Nepali Times Asian Paints
ANURAG ACHARYA
By The Way
History will not forgive Bhattarai


ANURAG ACHARYA


USHA TITIKSHU
The promotion of a tainted Nepal Army officer and withdrawal of war time cases against Maoist leaders by the government without proper investigation has shocked everyone. But not surprised. National and international human rights activists have slammed the government's decision, and there has been a chorus of protest against the move. Families of the victims, those most directly affected by the pardons and promotions, have been picketing Baluwatar. But all these protests have fallen into deaf ears.

After coming to power last year, one of the things Baburam Bhattarai promised was the setting up of a truth commission 'at the earliest'. There was reason to doubt this even then, since his party colleagues have been known for triple-speak. The parties were deeply divided over the content of the proposed Truth and Reconciliation Commission and Disappearance bills in the CA, but there was a sliver of hope that better sense would prevail. When the CA was dissolved, nobody really expected Bhattarai to deliver on his earlier promise. But not only did he try to push through a toothless bill in the form of an ordinance, his cabinet decided to take back wartime cases against Maoist leaders Bal Krishna Dhungel and Agni Sapkota, among others, and promoted tainted officers in Nepal Police and Nepal Army. There was obviously a secret you-scratch-my-back-I-scratch-yours deal between the two former enemies who now form the state.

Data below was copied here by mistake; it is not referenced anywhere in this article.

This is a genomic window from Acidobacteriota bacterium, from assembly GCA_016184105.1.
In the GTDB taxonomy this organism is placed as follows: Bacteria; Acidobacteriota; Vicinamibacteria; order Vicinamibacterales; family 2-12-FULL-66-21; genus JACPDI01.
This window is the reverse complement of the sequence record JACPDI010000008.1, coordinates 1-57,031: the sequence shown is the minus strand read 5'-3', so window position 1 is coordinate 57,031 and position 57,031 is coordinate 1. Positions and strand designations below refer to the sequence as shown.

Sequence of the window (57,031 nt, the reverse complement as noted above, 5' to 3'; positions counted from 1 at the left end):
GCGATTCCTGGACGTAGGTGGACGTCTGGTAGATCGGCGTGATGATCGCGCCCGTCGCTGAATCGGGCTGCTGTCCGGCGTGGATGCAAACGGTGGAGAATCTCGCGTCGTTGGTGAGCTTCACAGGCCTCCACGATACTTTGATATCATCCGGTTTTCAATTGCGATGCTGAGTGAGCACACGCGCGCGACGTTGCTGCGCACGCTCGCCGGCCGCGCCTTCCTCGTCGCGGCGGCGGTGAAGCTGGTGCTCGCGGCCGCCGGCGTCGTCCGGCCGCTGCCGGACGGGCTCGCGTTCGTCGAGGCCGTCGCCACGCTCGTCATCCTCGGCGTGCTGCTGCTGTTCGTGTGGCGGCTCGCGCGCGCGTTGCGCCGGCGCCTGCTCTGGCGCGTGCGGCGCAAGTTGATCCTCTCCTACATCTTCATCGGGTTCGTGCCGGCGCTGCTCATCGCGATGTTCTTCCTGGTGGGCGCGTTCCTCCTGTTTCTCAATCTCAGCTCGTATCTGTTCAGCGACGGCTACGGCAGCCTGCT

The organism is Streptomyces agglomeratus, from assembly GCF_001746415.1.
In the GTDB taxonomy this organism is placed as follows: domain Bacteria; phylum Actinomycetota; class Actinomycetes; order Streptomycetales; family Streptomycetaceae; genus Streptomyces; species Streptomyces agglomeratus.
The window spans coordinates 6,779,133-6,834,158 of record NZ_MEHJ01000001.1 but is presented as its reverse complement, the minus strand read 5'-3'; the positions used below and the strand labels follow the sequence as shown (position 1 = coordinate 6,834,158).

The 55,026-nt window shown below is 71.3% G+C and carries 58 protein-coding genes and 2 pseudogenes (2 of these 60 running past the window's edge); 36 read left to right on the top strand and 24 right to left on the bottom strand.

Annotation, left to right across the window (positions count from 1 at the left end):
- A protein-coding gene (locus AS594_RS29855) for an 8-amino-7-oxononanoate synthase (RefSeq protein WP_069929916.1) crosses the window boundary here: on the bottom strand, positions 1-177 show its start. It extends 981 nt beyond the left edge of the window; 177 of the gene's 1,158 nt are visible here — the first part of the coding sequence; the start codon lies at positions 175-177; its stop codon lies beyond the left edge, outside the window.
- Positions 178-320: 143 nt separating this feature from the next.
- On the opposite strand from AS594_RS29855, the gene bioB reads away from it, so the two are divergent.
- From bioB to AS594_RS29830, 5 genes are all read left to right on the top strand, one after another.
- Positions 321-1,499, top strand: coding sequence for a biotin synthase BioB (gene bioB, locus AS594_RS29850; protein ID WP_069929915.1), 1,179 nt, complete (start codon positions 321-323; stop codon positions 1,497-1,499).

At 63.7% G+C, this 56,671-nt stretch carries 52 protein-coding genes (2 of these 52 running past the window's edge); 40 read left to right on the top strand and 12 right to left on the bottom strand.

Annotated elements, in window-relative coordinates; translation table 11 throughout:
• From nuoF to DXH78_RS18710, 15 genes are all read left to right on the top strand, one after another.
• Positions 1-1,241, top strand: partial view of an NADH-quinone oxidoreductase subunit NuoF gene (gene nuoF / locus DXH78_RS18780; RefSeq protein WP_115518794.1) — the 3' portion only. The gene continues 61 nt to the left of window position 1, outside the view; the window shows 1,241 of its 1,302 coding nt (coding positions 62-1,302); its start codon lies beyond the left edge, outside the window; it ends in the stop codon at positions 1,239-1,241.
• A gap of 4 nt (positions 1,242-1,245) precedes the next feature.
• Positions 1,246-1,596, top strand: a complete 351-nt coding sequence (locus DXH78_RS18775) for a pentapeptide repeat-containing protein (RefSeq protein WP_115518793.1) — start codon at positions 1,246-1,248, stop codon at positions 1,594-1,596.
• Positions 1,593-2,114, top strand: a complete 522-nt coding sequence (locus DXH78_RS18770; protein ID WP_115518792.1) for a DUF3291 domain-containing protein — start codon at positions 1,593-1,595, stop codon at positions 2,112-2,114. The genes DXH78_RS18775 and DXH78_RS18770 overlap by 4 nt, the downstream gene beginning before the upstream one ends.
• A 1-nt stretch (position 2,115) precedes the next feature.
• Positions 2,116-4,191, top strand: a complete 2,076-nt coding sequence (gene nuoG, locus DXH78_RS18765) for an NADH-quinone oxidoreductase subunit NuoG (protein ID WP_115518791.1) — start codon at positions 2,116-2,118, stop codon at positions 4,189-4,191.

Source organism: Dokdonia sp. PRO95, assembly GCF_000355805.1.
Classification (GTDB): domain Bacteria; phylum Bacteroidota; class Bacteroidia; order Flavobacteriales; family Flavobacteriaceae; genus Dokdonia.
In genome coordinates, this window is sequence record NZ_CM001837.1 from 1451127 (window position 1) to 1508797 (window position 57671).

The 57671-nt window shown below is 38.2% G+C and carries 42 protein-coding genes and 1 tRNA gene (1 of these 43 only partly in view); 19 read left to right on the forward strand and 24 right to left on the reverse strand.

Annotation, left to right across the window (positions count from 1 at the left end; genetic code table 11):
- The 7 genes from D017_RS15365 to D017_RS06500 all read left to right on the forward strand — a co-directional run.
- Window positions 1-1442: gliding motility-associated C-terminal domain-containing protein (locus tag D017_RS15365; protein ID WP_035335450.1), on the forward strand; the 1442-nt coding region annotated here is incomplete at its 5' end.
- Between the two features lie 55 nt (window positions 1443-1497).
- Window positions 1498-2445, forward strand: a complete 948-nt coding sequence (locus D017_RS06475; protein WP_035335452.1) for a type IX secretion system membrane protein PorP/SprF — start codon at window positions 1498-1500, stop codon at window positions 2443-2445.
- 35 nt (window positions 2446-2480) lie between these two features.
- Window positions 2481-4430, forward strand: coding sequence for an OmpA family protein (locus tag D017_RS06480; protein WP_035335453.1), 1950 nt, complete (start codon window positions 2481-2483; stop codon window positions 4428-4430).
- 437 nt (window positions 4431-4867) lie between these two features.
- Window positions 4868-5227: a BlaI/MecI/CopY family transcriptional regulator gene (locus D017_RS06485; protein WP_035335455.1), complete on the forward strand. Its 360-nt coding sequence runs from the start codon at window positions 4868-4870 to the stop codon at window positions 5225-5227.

To be fair, the Supreme Court had cleared Kuber Singh Rana for promotion even though the allegations against him remain under investigation. So politically, the decision was still tenable and his personal image as an officer with integrity worked in his favour. However, there was no administrative or political pressure on the government to push through war time cases or promote the tainted Army officer. The prime minister could have let the matter be handled by a Truth Commission whenever it is formed, but he took a decision in his personal capacity. As a leader, if you bow down to pressures and compromise on fundamental principles of justice, you do not have moral authority to lead the country. The level of insensitivity shown by Bhattarai in this case added insult to injury of the victims when they were baton-charged by the police in front of his residence, while protesting peacefully. What can be more shameful for a revolutionary who once took up arms against the state to protect the same people?